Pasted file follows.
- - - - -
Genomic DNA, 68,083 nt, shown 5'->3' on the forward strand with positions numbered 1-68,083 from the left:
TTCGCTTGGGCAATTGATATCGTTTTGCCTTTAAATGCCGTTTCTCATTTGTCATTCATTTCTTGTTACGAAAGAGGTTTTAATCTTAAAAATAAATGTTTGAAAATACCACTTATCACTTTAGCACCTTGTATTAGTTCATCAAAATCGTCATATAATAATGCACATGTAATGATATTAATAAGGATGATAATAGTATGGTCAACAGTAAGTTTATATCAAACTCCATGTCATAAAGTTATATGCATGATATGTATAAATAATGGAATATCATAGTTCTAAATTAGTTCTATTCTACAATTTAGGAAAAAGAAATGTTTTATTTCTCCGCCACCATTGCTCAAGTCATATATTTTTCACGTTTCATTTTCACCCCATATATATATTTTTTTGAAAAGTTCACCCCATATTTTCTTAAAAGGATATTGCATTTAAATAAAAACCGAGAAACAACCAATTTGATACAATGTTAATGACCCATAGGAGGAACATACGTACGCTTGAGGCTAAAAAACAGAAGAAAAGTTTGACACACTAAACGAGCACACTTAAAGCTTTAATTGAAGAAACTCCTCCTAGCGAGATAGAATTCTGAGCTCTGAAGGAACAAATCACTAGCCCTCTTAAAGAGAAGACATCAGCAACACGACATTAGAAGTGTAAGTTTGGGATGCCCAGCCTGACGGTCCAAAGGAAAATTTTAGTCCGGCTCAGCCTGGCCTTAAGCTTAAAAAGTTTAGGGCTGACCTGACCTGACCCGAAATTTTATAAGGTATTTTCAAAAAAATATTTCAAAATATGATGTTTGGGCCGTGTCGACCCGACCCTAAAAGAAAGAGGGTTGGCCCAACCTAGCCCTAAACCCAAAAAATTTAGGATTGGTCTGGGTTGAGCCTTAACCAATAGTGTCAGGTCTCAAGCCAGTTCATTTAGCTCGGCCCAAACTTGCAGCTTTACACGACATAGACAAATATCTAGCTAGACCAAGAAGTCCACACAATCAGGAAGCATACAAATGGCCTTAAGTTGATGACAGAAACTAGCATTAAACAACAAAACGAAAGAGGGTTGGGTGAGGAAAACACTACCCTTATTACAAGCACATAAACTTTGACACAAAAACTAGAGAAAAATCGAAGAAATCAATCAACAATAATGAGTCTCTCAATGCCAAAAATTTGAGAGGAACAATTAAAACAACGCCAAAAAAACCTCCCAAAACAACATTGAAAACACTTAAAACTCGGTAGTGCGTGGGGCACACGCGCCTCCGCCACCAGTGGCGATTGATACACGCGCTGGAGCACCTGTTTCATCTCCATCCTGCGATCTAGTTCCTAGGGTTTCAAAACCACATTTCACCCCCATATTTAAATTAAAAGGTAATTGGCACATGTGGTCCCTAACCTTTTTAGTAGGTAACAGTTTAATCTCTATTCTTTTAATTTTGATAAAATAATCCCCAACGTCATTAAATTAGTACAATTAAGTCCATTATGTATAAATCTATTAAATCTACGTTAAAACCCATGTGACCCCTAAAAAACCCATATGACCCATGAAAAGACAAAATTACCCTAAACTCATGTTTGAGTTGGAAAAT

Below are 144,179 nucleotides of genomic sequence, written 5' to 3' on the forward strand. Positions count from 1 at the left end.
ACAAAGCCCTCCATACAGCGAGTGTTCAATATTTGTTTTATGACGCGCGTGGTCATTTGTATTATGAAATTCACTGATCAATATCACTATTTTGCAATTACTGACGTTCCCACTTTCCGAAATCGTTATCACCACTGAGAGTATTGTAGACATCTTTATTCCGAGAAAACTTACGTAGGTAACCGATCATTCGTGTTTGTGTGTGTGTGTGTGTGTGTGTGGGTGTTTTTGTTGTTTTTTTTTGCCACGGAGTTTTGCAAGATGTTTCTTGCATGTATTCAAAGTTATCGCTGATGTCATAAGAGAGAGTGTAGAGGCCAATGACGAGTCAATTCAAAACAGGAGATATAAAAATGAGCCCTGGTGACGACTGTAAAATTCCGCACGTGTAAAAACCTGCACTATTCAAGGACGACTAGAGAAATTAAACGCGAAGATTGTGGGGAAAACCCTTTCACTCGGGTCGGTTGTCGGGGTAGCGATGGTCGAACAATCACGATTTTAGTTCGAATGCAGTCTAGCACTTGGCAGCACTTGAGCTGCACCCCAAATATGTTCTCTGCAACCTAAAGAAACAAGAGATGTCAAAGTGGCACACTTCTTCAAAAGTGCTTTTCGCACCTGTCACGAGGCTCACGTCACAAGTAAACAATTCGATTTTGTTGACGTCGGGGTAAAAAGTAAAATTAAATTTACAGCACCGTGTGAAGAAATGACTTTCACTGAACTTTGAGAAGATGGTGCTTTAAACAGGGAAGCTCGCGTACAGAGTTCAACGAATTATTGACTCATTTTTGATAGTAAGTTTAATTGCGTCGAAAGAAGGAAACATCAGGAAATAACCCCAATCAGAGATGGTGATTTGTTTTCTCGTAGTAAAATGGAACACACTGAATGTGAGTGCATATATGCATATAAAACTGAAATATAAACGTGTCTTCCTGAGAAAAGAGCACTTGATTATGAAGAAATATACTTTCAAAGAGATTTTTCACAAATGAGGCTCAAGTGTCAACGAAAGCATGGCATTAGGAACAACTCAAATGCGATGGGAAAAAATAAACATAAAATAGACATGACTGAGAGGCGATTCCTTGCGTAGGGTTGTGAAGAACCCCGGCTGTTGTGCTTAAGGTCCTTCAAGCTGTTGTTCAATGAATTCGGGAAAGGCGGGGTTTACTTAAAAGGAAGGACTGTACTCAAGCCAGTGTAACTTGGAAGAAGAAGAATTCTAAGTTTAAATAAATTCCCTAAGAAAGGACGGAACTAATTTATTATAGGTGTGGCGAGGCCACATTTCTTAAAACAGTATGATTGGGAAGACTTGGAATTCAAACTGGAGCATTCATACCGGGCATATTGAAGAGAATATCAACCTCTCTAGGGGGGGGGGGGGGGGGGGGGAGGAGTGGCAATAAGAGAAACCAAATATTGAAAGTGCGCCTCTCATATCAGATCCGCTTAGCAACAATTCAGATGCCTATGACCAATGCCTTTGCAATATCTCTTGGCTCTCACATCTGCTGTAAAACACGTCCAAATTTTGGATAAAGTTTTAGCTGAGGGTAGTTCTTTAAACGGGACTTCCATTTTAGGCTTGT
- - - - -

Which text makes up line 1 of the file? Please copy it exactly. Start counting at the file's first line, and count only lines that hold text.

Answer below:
Genomic DNA, 68,083 nt, shown 5'->3' on the forward strand with positions numbered 1-68,083 from the left: